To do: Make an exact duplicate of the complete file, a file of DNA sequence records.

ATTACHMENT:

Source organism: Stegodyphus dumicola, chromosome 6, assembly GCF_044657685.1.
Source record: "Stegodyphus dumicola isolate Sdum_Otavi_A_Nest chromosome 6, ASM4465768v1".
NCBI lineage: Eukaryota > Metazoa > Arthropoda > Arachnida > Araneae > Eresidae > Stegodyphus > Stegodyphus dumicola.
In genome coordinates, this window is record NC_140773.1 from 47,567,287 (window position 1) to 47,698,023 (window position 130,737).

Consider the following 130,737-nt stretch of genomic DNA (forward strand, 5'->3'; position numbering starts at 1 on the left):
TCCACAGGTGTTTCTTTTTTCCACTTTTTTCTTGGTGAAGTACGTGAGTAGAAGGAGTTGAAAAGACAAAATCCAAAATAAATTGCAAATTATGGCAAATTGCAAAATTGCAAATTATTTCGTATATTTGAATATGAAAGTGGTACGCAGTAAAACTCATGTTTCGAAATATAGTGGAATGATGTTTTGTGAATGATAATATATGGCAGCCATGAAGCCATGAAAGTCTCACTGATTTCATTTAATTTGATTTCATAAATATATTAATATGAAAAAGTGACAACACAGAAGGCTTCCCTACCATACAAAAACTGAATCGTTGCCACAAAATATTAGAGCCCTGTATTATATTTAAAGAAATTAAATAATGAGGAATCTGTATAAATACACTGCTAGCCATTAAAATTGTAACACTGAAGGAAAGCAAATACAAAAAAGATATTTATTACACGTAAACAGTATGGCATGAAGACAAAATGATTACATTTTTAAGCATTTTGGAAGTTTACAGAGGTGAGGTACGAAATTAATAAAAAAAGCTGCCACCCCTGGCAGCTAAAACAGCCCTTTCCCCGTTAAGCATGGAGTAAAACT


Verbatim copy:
Source organism: Stegodyphus dumicola, chromosome 6, assembly GCF_044657685.1.
Source record: "Stegodyphus dumicola isolate Sdum_Otavi_A_Nest chromosome 6, ASM4465768v1".
NCBI lineage: Eukaryota > Metazoa > Arthropoda > Arachnida > Araneae > Eresidae > Stegodyphus > Stegodyphus dumicola.
In genome coordinates, this window is record NC_140773.1 from 47,567,287 (window position 1) to 47,698,023 (window position 130,737).

Consider the following 130,737-nt stretch of genomic DNA (forward strand, 5'->3'; position numbering starts at 1 on the left):
TCCACAGGTGTTTCTTTTTTCCACTTTTTTCTTGGTGAAGTACGTGAGTAGAAGGAGTTGAAAAGACAAAATCCAAAATAAATTGCAAATTATGGCAAATTGCAAAATTGCAAATTATTTCGTATATTTGAATATGAAAGTGGTACGCAGTAAAACTCATGTTTCGAAATATAGTGGAATGATGTTTTGTGAATGATAATATATGGCAGCCATGAAGCCATGAAAGTCTCACTGATTTCATTTAATTTGATTTCATAAATATATTAATATGAAAAAGTGACAACACAGAAGGCTTCCCTACCATACAAAAACTGAATCGTTGCCACAAAATATTAGAGCCCTGTATTATATTTAAAGAAATTAAATAATGAGGAATCTGTATAAATACACTGCTAGCCATTAAAATTGTAACACTGAAGGAAAGCAAATACAAAAAAGATATTTATTACACGTAAACAGTATGGCATGAAGACAAAATGATTACATTTTTAAGCATTTTGGAAGTTTACAGAGGTGAGGTACGAAATTAATAAAAAAAGCTGCCACCCCTGGCAGCTAAAACAGCCCTTTCCCCGTTAAGCATGGAGTAAAACT